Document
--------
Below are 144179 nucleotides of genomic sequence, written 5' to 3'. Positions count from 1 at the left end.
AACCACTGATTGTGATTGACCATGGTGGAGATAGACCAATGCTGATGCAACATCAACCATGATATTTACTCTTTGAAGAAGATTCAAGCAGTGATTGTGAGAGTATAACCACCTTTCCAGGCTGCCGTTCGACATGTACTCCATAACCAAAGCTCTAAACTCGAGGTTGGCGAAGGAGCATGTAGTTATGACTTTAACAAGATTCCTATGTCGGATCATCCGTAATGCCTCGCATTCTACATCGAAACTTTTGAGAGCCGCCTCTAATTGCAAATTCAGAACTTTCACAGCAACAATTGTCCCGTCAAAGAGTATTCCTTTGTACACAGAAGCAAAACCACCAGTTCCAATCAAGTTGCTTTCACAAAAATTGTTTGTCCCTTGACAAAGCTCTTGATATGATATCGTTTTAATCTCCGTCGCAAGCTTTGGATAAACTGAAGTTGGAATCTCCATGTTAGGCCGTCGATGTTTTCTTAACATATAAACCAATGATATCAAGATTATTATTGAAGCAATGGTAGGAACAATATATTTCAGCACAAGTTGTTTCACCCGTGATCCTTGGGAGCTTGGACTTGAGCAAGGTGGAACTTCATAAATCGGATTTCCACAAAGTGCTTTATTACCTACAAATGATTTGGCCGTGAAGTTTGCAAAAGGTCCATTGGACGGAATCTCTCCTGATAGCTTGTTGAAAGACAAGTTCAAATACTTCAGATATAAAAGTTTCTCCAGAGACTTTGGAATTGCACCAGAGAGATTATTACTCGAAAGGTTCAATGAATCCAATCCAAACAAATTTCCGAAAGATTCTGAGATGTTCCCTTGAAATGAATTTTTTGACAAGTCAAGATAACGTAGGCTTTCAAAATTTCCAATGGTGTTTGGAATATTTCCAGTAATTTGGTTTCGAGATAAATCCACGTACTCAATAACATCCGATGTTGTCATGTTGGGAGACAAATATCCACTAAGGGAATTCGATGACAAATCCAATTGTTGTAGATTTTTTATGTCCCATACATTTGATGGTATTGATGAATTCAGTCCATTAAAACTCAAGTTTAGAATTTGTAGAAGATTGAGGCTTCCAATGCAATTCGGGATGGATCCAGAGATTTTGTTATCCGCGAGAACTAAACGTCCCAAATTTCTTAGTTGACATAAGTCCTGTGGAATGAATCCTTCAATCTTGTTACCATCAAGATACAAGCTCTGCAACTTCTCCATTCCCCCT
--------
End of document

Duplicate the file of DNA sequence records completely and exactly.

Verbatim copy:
Below are 144179 nucleotides of genomic sequence, written 5' to 3'. Positions count from 1 at the left end.
AACCACTGATTGTGATTGACCATGGTGGAGATAGACCAATGCTGATGCAACATCAACCATGATATTTACTCTTTGAAGAAGATTCAAGCAGTGATTGTGAGAGTATAACCACCTTTCCAGGCTGCCGTTCGACATGTACTCCATAACCAAAGCTCTAAACTCGAGGTTGGCGAAGGAGCATGTAGTTATGACTTTAACAAGATTCCTATGTCGGATCATCCGTAATGCCTCGCATTCTACATCGAAACTTTTGAGAGCCGCCTCTAATTGCAAATTCAGAACTTTCACAGCAACAATTGTCCCGTCAAAGAGTATTCCTTTGTACACAGAAGCAAAACCACCAGTTCCAATCAAGTTGCTTTCACAAAAATTGTTTGTCCCTTGACAAAGCTCTTGATATGATATCGTTTTAATCTCCGTCGCAAGCTTTGGATAAACTGAAGTTGGAATCTCCATGTTAGGCCGTCGATGTTTTCTTAACATATAAACCAATGATATCAAGATTATTATTGAAGCAATGGTAGGAACAATATATTTCAGCACAAGTTGTTTCACCCGTGATCCTTGGGAGCTTGGACTTGAGCAAGGTGGAACTTCATAAATCGGATTTCCACAAAGTGCTTTATTACCTACAAATGATTTGGCCGTGAAGTTTGCAAAAGGTCCATTGGACGGAATCTCTCCTGATAGCTTGTTGAAAGACAAGTTCAAATACTTCAGATATAAAAGTTTCTCCAGAGACTTTGGAATTGCACCAGAGAGATTATTACTCGAAAGGTTCAATGAATCCAATCCAAACAAATTTCCGAAAGATTCTGAGATGTTCCCTTGAAATGAATTTTTTGACAAGTCAAGATAACGTAGGCTTTCAAAATTTCCAATGGTGTTTGGAATATTTCCAGTAATTTGGTTTCGAGATAAATCCACGTACTCAATAACATCCGATGTTGTCATGTTGGGAGACAAATATCCACTAAGGGAATTCGATGACAAATCCAATTGTTGTAGATTTTTTATGTCCCATACATTTGATGGTATTGATGAATTCAGTCCATTAAAACTCAAGTTTAGAATTTGTAGAAGATTGAGGCTTCCAATGCAATTCGGGATGGATCCAGAGATTTTGTTATCCGCGAGAACTAAACGTCCCAAATTTCTTAGTTGACATAAGTCCTGTGGAATGAATCCTTCAATCTTGTTACCATCAAGATACAAGCTCTGCAACTTCTCCATTCCCCCT